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Troy Meridian 65

DIXIESUPPLY.COM Eight Mile, AL Theodore, AL Meridian, MS Foley, AL


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Helping YOU get the JOB DONE for over 3 Decades

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12 15




22 26


the Founder 6 From by Alan White








New Gear for Outdoorsmen by Joe Baya


The Gun Rack Patterning Your Shotgun for Turkey Hunting by Craig Haney


4 APRIL 2018 // // 877.314.1237

Best Bets by Alan White





From the Commissioner License Sales Contribute to Alabama’s Great Fishing by Chris Blankenship Hunting Heritage A Turkey Named PhD by Corky Pugh From the Director Game Check, Year Two… What Did We Learn? by Chuck Sykes Paddle Fishing Transport the Kayak Safely by Ed Mashburn


Wildlife Management Clover Management by Daryl Bell


Camphouse Kitchen by Hank Shaw


Pier and Shore by David Thornton


Gulf Coast by Mike Thompson

Freshwater 60 Regional by Ed Mashburn Feeding Times, Moon, 64 Prime Sun, and Tide Charts


Pensacola Motorsports Trophy Room

70 72 73

Realtree Kids Corner


A Great Day Outdoors by Garry Bowers

Classifieds & Fishin' Guides Fishing Tips by Capt. Lee Pitts



PROPERTY TEXT HERE Sumter County Lodge & Retreat

PROPERTY TEXT HERE Las Medina Lodge & Lake Retreat

Sumter County, Alabama, 487+/- Acres This is a great family hunting tract with excellent amenities including a 2,400 sq ft cypress cabin; a 1,500 sq ft shed for equipment and storage; a lake; 2 ponds and a good internal road system all on gently rolling topography. Jones Creek flows through the acreage providing a water source for the abundant wildlife which includes superb deer, turkey, ducks, and doves. Convenient to Demopolis and Tuscaloosa.

Monroe, Alabama, 271.5 +/- Acres This turn key recreational, hunting, and timber investment near Peterman has it all: stocked 3 acre fishing lake, furnished lodge, furnished log cabin, and equipment, all minutes from the shopping and churches. Hunt trophy deer and turkey using the improved road system, the 13 food plots, or in the mature hardwood bottoms, merchantable pine stands, fruit trees, and mature sawtooth oak that adorn the property.

Alabama Listings COUNTY Autauga Autauga Autauga Autauga Autauga Baldwin Baldwin Baldwin Baldwin Baldwin Barbour Bibb Bibb Blount Blount Blount Blount Blount Butler Butler Butler Butler Butler Calhoun Calhoun


375.25 75 47.5 10 5 1995 546 492 360 280 52 98.6 30 144 84 41.4 21 19.03 149 120 77 29 24 102 100

Calhoun Cherokee Chilton Chilton Chilton Chilton Chilton Choctaw Clarke Clarke Clarke Clarke Clarke Clay Clay Clay Clay Cleburne Cleburne Cleburne Cleburne Cleburne Colbert Colbert Colbert

1.69 65.5 2800 221 169 150 133 30 620 526 489 220 215 117 42 40 38 139 80 57 56.48 40 164.73 150 54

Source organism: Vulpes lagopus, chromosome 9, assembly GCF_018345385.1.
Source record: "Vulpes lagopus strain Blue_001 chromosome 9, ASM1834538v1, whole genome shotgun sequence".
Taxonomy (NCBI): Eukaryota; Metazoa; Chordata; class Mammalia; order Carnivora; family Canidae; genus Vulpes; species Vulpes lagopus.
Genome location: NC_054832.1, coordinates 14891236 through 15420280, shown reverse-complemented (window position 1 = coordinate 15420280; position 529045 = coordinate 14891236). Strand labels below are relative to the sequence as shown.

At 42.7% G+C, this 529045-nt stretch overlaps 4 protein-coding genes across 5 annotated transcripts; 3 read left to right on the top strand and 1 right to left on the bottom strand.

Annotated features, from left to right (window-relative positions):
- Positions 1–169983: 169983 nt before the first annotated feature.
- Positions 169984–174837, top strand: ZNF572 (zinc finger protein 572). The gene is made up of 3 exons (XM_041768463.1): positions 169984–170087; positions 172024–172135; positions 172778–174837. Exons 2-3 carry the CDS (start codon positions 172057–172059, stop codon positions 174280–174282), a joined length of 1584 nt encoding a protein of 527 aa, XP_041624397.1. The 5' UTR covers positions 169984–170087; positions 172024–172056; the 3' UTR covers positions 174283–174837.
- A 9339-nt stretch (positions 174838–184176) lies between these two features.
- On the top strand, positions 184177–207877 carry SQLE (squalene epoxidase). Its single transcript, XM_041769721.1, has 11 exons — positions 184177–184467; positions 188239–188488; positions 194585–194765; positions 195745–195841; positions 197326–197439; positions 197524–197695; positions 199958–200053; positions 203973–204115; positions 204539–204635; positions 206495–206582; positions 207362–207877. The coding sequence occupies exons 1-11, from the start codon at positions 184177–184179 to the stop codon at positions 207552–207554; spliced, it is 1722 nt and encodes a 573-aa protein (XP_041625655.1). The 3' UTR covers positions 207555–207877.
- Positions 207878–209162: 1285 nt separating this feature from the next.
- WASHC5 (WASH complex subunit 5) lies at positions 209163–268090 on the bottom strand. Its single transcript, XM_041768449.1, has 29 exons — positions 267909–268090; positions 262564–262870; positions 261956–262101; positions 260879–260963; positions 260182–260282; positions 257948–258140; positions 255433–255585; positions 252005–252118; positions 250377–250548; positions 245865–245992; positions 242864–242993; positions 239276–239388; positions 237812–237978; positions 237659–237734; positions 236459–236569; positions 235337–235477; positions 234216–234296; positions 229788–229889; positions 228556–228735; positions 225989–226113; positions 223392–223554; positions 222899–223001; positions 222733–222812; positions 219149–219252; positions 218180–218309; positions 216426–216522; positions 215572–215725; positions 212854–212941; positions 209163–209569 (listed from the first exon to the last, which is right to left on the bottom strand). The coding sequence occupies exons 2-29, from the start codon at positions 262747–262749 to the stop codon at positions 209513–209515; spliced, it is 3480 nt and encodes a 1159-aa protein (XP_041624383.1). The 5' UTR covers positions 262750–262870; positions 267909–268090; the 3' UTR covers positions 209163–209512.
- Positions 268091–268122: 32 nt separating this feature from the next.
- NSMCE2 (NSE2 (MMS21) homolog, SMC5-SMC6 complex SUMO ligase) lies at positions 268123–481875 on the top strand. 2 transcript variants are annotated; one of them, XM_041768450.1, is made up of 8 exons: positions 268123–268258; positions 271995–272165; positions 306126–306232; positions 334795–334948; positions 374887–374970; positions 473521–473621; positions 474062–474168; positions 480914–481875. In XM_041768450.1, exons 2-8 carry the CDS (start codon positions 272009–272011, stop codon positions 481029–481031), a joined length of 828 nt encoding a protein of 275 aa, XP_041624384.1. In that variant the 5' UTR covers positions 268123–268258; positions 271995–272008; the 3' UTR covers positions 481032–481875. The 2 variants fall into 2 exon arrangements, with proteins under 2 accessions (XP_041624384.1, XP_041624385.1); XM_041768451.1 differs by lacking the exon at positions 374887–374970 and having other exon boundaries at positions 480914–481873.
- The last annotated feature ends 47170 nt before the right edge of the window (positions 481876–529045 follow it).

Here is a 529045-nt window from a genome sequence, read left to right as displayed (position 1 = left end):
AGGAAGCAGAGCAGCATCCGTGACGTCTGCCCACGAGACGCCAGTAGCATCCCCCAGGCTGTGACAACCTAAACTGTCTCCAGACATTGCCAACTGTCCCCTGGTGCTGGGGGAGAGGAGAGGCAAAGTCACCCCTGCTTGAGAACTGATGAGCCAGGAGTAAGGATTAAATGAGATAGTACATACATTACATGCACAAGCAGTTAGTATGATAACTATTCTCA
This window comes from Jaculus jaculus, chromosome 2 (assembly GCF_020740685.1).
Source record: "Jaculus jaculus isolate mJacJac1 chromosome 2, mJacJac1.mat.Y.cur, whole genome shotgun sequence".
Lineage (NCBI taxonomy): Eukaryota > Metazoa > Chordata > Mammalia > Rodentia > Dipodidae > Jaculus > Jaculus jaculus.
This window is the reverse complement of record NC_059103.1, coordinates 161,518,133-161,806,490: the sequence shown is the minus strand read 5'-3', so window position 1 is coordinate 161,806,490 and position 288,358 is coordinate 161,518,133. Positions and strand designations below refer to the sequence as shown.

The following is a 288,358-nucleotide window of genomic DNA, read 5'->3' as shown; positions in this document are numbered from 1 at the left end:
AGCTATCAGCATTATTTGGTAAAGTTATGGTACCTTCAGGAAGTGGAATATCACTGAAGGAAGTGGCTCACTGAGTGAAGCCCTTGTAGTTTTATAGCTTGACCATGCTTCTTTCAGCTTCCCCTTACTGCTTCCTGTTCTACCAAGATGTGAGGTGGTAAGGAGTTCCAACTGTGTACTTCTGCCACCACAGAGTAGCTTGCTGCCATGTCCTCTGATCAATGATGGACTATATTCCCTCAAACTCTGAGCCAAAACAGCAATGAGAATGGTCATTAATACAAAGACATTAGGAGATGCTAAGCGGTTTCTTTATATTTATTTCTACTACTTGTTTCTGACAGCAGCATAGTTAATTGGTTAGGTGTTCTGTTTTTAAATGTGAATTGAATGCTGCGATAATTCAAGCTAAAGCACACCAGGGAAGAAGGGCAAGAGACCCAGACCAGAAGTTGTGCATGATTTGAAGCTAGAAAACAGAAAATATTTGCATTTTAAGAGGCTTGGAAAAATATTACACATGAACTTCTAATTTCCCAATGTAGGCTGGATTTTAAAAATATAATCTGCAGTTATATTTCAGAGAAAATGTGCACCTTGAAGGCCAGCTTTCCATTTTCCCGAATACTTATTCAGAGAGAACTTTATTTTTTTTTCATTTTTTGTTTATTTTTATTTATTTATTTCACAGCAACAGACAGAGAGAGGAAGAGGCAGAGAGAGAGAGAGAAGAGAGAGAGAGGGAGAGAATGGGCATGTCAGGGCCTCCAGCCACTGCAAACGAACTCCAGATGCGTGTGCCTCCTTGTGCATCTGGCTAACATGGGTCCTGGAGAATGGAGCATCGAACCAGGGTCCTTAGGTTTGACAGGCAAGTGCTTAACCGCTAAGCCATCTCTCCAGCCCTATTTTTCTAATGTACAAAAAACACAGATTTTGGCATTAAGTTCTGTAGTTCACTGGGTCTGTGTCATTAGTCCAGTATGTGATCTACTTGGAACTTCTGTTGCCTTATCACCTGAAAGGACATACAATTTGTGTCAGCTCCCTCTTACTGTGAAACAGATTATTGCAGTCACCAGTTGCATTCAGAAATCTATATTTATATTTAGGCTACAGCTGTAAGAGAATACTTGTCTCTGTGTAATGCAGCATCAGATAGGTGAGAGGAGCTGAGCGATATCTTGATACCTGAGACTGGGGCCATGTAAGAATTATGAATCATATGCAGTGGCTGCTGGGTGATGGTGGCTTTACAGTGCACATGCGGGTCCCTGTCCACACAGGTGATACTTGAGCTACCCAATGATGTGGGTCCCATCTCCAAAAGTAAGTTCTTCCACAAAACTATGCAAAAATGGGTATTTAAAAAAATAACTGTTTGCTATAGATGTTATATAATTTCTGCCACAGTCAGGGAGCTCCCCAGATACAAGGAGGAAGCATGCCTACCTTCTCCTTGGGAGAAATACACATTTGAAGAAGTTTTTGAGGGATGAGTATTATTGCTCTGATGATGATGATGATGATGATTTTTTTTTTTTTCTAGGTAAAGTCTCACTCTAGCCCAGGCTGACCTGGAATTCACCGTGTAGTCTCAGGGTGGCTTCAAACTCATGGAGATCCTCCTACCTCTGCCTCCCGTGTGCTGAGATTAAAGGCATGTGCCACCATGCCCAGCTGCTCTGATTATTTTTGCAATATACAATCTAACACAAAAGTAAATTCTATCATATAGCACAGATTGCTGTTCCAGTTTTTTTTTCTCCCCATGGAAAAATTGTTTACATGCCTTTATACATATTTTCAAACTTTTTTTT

COUNTY Colbert Colbert Conecuh Conecuh Conecuh Coosa Coosa Coosa Covington Crenshaw Crenshaw Cullman Cullman Cullman Dallas Dallas Dallas Dallas Dallas DeKalb DeKalb Elmore Elmore Elmore Elmore

ACRES 31 30 171.82 64 17 75 55 55 5 86 30 289 175 41 600 230 205 140 100.8 89 23 2000 127 90 90

Elmore Escambia Escambia Escambia Escambia Escambia Fayette Fayette Fayette Fayette Fayette Franklin Franklin Franklin Franklin Franklin Greene Greene Greene Greene Hale Hale Hale Hale Hale

51.9 671.6 76 50 25 20 260 232 140 87 85 563 552 273 250 205.19 500 497 90 0.72 150 114 96 53 40

COUNTY ACRES Jefferson 400 Jefferson 137 Jefferson 94 Jefferson 87 Jefferson 44 Lamar 373 Lamar 220 Lamar 109.24 Lamar 55.3 Lamar 46.5 Lauderdale 680 Lowndes 1181 Lowndes 1013 Lowndes 656 Lowndes 601 Lowndes 567 Macon 157 Marengo 264 Marengo 153 Marengo 148 Marion 120 Marion 94 Marion 40 Marion 34 Mobile 1800

Mobile Mobile Mobile Mobile Monroe Monroe Monroe Monroe Monroe Montgomery Montgomery Montgomery Montgomery Montgomery Morgan Perry Perry Perry Perry Perry Pickens Pickens Pickens Pickens Pickens

439 328 320 260 790 325 271.5 129 67 435 310 250 143.1 128 150 200 189 140 82 40 513 370 310 280 70

COUNTY ACRES Pike 352.8 Randolph 407 Randolph 329 Randolph 78 Randolph 60 Randolph 52.4 Russell 1403 Russell 711.35 Russell 692.31 Russell 68.66 Saint Clair 117 Saint Clair 87 Saint Clair 78 Saint Clair 40 Saint Clair 37 Shelby 126 Shelby 120 Shelby 80 Shelby 40 Shelby 27 Sumter 506 Sumter 487 Sumter 276 Sumter 213 Sumter 75

Talladega Talladega Talladega Talladega Talladega Tallapoosa Tuscaloosa Tuscaloosa Tuscaloosa Tuscaloosa Tuscaloosa Walker

2088 1314 1074 1015 723.5 46 427 300 153 151 144 233

COUNTY ACRES Washington 200 Washington 190 Washington 160 Washington 115 Washington 80 Wilcox 233 Wilcox 177 Wilcox 155 Wilcox 107 Wilcox 78 Winston 279 Winston 84



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What Goes Around, Comes Around

PUBLISHED BY: Great Days Outdoors Media, L.L.C. PRESIDENT: Joe Baya FOUNDER & EDITOR-IN-CHIEF: Alan White CREATIVE DIRECTOR: Christine LaGrassa OFFICE MANAGER: Lisa Williams


have always been interested in trapping. Trapping was once the backbone of the U.S. economy and played a major role in our history. Back in February, I was lucky enough to have a friend who is very good at trapping, mentor me in honing my skills. I learned that trapping is an art and to be good at it, paying attention to small details is essential. It takes a lot of practice and these are things you cannot learn on YouTube or in a weekend class. I have mentored several kids in hunting and fishing over the years so being the recipient of the mentoring felt strange but it gave me a perspective that I didn’t have before. I can’t explain what it means for someone to take their time and patiently work with you to teach you their skills. If anything, the whole experience made me even more enthusiastic about mentoring kids. All of us have certain skills. Sharing those with others will pay big rewards. What goes around, comes around. I am living proof of this.